We had the opportunity to ask Matthias Pliessnig some questions about his work as a designer.
How did you learn to do what you do?
I earned a BFA in Furniture Design from the Rhode Island School of Design. There, I learned how to properly work with wood as a material and where I could begin pushing the characteristics of wood. Later, I built a boat which added a vast array of new skills to my library. At the time, I was also experimenting with 3D modeling as a sketching tool. Combining boat building techniques, furniture techniques, and 3D modeling, allowed me to make forms I could not have previously imagined.
Did you start making your pieces with the intention of making this your full time job or was it just a hobby?
After graduating from RISD, I knew that I was destined to be a starving designer due to my own arrogance and passion. It quickly became my life and it never was a hobby. As a student, I was immersed in a world that took over every aspect of every day.
Is your work more furniture or sculpture?
What has been your largest project to date?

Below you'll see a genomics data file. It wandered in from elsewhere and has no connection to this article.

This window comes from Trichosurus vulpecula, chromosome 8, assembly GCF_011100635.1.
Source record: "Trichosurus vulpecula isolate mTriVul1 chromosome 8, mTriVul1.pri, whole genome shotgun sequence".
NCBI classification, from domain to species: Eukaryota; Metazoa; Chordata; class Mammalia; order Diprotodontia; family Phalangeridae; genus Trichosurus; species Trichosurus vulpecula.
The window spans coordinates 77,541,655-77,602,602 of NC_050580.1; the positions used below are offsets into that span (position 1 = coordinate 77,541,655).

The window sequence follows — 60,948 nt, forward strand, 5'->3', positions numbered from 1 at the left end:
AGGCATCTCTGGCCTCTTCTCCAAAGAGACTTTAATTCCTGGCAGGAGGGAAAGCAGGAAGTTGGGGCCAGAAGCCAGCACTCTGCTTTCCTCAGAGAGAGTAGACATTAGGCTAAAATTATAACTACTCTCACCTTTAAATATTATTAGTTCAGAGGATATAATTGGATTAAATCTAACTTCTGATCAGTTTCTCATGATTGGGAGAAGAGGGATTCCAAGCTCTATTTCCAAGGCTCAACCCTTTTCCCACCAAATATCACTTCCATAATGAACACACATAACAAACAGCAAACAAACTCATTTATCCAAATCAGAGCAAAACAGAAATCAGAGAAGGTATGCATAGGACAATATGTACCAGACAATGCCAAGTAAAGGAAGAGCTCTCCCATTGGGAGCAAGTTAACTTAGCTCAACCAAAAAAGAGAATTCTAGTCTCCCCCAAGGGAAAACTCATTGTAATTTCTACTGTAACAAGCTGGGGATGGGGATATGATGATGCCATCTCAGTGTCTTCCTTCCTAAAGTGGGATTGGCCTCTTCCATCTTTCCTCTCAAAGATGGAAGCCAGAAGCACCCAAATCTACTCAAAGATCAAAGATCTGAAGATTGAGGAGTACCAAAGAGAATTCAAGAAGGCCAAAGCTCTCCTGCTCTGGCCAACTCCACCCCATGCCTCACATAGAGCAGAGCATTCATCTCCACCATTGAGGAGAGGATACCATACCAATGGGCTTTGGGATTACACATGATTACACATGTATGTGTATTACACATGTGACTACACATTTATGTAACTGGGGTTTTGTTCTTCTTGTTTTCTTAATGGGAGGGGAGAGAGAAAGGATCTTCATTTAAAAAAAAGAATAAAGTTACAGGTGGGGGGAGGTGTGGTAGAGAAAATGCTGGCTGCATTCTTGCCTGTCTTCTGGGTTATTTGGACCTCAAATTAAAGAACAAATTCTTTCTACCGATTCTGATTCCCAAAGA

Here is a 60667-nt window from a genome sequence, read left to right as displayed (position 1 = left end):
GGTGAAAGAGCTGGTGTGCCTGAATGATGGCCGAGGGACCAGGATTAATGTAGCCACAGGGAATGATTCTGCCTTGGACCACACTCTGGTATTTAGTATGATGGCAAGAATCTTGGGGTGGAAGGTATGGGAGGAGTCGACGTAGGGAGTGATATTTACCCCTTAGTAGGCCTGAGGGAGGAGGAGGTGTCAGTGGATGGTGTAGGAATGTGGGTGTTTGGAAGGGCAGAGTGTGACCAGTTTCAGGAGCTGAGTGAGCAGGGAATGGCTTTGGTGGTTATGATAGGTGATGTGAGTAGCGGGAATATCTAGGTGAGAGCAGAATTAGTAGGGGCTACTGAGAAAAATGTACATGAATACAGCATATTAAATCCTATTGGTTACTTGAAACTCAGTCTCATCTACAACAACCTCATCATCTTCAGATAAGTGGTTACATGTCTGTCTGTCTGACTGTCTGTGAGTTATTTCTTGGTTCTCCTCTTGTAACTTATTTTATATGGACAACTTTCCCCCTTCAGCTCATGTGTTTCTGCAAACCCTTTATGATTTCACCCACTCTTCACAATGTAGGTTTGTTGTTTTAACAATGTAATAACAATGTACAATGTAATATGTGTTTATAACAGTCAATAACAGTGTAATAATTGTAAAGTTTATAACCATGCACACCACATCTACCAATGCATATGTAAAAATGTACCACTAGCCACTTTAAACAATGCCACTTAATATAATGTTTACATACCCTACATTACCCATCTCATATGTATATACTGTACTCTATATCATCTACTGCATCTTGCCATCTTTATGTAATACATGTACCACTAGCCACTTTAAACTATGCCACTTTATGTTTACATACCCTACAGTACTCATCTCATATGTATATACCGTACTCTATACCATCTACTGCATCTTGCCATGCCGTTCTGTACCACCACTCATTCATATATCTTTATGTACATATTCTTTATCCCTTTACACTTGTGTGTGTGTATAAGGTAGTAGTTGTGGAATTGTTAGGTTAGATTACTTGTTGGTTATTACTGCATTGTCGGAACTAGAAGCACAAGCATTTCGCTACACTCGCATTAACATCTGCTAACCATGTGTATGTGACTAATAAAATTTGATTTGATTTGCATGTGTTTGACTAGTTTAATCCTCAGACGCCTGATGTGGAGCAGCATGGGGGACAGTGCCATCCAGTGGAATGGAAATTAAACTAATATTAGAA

I’ve completed a series of projects that are of equal scale for corporate lobbies across the United States. In the coming year, the projects are stretching to Europe and the Middle East.
Do you work by yourself or do you have assistants or employees that help?
I normally have at least one other person working with me. However, I mostly work alone.
What would be your dream commission?
Who is your typical client and how do they find out about you?
Today, I my typical clients are architects and interior designers. They normally find out about me through blogs and/or magazine publications. Sometimes, it’s simply “word of mouth”.
How long does it take you to make your average piece?
The large scale pieces take between 3-4 months to complete. I try to have two or more pieces under construction simultaneously. Three pieces take about the same amount of time as one.
What is the furthest place you have ever sold your work?
Designer: Matthias Pliessnig
Photography: Matthias Pliessnig, Gene Young, Smithsonian American Art Museum